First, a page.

(This post is dedicated to a close friend who died suddenly on March 28th. It doesn’t presume to express faithfully Patricia Dumas’ views. But, it is inspired by her passion for politics, her service to Canada, her pride, and her confidence in the Quebecois nation and its prospects.)
Civilized people have their fingers crossed that nationalist feelings will continue to soften globally, that great powers and struggling small ones will remember: unbridled nationalism only feeds graveyards. Divided loyalties, we’ve finally discovered, can make us greater, and the world a better and more useful place.
Liberal partisans are especially sure that Canada’s open, compromising nationalism is a positive example to others; they insist that it helps us “punch above our weight”. They’re less sure, however, about the soft nationalism that’s beating in the hearts of the Quebecois nation—in the Canadian province of Quebec.
Liberal Prime Ministers have been the architects of a soft Canadian identity—literally, of a country that formally recognizes two languages, the cultures of all legal immigrants, and strong local as well as national governments. They’ve not been as enthusiastic as Conservatives in supporting traditional Anglo alliances and favor multi-lateral decision-making. In their efforts to eliminate old divisions—and their divisive underlying sentiments—Liberals have been modern Canada’s most aggressive nation-builders.
Justin Trudeau expressed this proud willfulness when he promised last week that the Liberal Party he leads will be “one hundred percent undeniably Canadian”.
Abroad, being so vehemently Canadian is a benign as Swiss cheese and Belgium chocolate. At home, it is less so. Unfortunately, Justin Trudeau’s one hundred percent soft Canadian nationalism doesn’t respect the soft nationalism felt by most Quebecois.
His 100% formulation wasn’t the tin-eared indulgence of an innumerate speechwriter. In the nicest way, Trudeau was assigning failing grads to those who’d dare fiddle with his father’s constitutional reforms and conception of Canada.
Earlier this spring, in an attack on Mulcair's opportunism over the appropriate terms for negotiating with the Quebec Government after a possible winning referendum on Quebec independence, Justin Trudeau demonstrated how he intends to play politics as a 100% Canadian:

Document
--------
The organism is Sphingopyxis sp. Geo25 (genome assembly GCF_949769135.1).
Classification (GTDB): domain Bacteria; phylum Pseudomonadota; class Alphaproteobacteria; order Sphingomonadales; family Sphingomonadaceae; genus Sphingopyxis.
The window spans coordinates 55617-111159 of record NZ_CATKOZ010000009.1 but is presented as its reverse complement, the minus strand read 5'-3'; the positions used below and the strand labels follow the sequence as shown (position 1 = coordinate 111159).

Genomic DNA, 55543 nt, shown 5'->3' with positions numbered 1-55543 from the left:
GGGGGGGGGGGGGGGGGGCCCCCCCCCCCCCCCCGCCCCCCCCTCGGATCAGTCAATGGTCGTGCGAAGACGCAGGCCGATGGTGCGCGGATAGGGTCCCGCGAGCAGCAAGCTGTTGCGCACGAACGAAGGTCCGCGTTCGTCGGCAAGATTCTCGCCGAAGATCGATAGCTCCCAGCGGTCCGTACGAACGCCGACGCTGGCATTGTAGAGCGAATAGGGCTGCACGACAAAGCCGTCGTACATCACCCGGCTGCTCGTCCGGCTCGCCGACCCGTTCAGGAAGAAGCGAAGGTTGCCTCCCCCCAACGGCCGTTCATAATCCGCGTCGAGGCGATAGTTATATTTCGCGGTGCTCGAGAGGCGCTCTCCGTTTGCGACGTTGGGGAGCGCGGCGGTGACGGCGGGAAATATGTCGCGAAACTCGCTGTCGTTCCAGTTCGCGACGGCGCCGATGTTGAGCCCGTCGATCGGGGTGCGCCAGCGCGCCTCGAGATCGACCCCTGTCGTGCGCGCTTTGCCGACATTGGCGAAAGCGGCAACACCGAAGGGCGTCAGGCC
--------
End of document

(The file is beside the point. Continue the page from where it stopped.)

“To have Mr. Mulcair pandering to his sovereigntist or soft-nationalist base in Quebec at the expense of national unity,” Trudeau told Postmedia News, “indicates a brand of cynical politics that is exactly what the country needs least.”
Quebec nationalists, according to Trudeau, are “soft” in every pejorative sense of the word. They might join the separatists or demand more from the rest of Canada, and are still unsure where they stand. To ask for their votes without first turning them into “one hundred percent undeniable” Canadian federalists, apparently, is naive and vaguely dishonorable.
Ambivalence may be an accepted Canadian characteristic—but it’s not to be admired, accommodated, or reasoned with in Quebec.
The accommodative, sunny liberalism of Wilfred Laurier—historically, their most important Prime Minister—may be practiced by partisan Liberals in Ontario and in the West, but must be left to their opponents to practice in Quebec.
On re-opening the Canadian Constitution for further amendment and amending the provocative Clarity Act of 1999 the federal Liberal Party of Justin Trudeau must be all spine and no ears.
The soft Quebec nationalist isn’t going anywhere, but doesn’t see the Canadian status quo as either Heaven on earth or beyond repair.
It’s argued that standing up to Quebec nationalism has worked in keeping Quebec within Canada—and that intolerance (and transfer payments) will work again. However, Liberals should at least recognize that they are now the constitutional reactionaries in their country.
For Justin Trudeau and his father’s acolytes to claim that the federalist constitutional victories in the 1980’s settled Canada’s future is no more convincing than the Empire Loyalists’ insistence that Canada’s destiny was decided by the victory of one European army or another European army in Quebec City, in 1759.